Introduction: After traumatic brain injury (TBI) and emergence from coma, the majority of people experience posttraumatic amnesia (PTA), characterized by confusion, disorientation, retrograde and anterograde amnesia, poor attention, and sometimes agitation and delusions. An international team of researchers and clinicians developed recommendations for assessment and management of PTA.
Methods: The experts met to select recommendations, then reviewed literature to ensure they were current. The team then prioritized recommendations for implementation and developed audit criteria to evaluate the adherence to the best practice recommendations.
Results: Evidence in support of assessment and management strategies during PTA is weak. It is recommended that duration of PTA be assessed prospectively using a validated tool. Consideration should also be given to use of a delirium assessment tool. No cognitive or pharmacological treatments are known to reduce PTA duration. Recommendations for environmental manipulations to reduce agitation during PTA are made. Minimizing use of neuroleptic medication is supported by animal research and 1 retrospective study.
Conclusions: The duration of PTA is an important predictor of late outcome after TBI and should be monitored prospectively with a standardized tool. Neuroleptic medication should be avoided. There is a significant need for controlled studies evaluating the impact of therapy during PTA.
NHMRC Centre of Research Excellence in Traumatic Brain Injury Psychosocial Rehabilitation, Australia (Drs Ponsford and Tate); School of Psychological Sciences, Monash University and Epworth Hospital, Melbourne, Australia (Dr Ponsford); National Trauma Research Institute, Monash University and the Alfred Hospital (Dr Ponsford); Lawson Health Research Institute, St Joseph's Parkwood Hospital, London, Ontario, Canada (Mss Janzen and McIntyre); Neuro Rehabilitation Program, Toronto Rehabilitation Institute, University of Toronto, Toronto, Canada (Dr Bayley); Neuropsychology, Acquired Brain Injury Program, Hamilton Health Sciences, Hamilton, Ontario, Canada (Dr Velikonja); Department of Psychiatry and Behavioural Neurosciences, DeGroote School of Medicine, McMaster University, Hamilton, Ontario, Canada (Dr Velikonja); Centre for Rehabilitation Research, Kolling Institute, Sydney Medical School - Northern, University of Sydney, Australia (Dr Tate); and Royal Rehabilitation Centre Sydney, Australia (Dr Velikonja).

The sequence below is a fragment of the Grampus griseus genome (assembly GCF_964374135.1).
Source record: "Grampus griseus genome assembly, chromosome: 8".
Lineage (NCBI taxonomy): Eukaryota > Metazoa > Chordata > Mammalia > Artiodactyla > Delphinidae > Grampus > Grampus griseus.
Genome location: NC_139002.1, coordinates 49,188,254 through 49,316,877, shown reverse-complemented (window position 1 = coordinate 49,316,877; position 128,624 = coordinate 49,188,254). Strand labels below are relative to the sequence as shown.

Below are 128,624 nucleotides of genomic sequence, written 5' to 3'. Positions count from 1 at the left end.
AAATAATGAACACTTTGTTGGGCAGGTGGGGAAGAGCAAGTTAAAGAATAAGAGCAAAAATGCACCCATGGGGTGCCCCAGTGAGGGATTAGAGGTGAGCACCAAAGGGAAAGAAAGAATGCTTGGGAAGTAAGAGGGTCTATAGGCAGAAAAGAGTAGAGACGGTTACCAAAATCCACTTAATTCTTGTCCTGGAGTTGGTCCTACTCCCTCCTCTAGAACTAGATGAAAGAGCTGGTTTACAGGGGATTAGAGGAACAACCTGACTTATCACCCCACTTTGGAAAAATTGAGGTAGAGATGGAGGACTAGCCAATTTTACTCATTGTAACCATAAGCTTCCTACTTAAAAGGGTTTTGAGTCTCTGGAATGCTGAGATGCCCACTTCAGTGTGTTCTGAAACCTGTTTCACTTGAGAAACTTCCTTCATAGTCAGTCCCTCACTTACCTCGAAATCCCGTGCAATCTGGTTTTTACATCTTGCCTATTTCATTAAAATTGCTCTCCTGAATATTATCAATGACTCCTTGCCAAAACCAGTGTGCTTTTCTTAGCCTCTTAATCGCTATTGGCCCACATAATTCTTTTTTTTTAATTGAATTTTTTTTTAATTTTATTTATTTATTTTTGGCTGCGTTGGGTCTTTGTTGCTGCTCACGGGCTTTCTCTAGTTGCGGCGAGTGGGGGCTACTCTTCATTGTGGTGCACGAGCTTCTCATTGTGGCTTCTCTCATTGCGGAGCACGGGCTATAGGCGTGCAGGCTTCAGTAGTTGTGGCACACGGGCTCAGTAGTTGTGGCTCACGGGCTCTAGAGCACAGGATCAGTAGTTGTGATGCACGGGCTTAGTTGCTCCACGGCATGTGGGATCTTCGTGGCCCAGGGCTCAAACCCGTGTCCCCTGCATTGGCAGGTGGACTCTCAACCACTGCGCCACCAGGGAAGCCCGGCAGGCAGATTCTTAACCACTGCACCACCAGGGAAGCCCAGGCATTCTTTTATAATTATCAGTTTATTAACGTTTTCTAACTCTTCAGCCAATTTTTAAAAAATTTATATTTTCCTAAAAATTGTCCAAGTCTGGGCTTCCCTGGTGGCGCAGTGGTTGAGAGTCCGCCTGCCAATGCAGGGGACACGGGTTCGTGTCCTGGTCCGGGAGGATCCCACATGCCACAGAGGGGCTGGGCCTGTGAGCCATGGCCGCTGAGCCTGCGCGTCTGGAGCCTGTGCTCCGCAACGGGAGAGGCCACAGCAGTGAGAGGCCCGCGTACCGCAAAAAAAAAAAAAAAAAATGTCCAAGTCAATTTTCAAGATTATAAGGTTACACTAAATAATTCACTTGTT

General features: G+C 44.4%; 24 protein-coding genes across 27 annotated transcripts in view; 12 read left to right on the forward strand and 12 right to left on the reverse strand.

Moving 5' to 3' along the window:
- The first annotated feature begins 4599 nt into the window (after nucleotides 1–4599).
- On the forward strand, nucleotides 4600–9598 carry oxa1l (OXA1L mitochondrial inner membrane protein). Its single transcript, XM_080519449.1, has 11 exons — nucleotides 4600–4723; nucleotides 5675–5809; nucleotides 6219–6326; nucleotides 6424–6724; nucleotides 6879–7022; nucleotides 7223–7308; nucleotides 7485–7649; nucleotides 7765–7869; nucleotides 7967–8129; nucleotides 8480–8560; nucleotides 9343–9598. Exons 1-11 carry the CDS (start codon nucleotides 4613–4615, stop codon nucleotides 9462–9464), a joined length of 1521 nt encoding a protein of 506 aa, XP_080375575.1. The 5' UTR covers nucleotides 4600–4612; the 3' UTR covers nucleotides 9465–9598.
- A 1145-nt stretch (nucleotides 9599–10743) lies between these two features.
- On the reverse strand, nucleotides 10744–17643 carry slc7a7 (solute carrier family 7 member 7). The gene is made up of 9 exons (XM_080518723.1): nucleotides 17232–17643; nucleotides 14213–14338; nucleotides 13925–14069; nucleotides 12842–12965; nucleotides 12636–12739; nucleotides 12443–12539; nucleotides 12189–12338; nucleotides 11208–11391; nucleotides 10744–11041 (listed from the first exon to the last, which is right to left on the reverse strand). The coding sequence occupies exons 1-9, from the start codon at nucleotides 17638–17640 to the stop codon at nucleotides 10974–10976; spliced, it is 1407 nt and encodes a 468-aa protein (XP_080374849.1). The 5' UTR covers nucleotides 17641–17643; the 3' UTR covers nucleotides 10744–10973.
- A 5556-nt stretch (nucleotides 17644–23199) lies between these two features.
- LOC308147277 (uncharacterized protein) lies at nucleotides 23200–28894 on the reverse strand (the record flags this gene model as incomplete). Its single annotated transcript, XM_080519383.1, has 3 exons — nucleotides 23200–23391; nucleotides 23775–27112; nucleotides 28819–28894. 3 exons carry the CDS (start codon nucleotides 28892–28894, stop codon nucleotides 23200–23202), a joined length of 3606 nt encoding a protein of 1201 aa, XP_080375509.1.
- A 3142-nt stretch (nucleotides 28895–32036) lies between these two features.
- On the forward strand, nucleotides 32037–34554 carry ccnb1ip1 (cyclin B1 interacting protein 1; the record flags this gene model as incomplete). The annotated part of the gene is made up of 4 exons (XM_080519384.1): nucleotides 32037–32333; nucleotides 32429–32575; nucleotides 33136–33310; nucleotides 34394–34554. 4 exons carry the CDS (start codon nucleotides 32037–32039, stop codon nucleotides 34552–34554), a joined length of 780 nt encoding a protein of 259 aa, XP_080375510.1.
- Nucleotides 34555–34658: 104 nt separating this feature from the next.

Corresponding Author: Jennie Ponsford, PhD, School of Psychological Sciences, Monash University, Clayton, 3800, Victoria, Australia, Australia (firstname.lastname@example.org).
We gratefully acknowledge the support of the Victorian Transport Accident Commission (TAC) through its Victorian Neurotrauma Initiative (VNI), Monash University, and the Ontario Neurotrauma Foundation (ONF) for their support of this project.
The authors declare no conflicts of interest.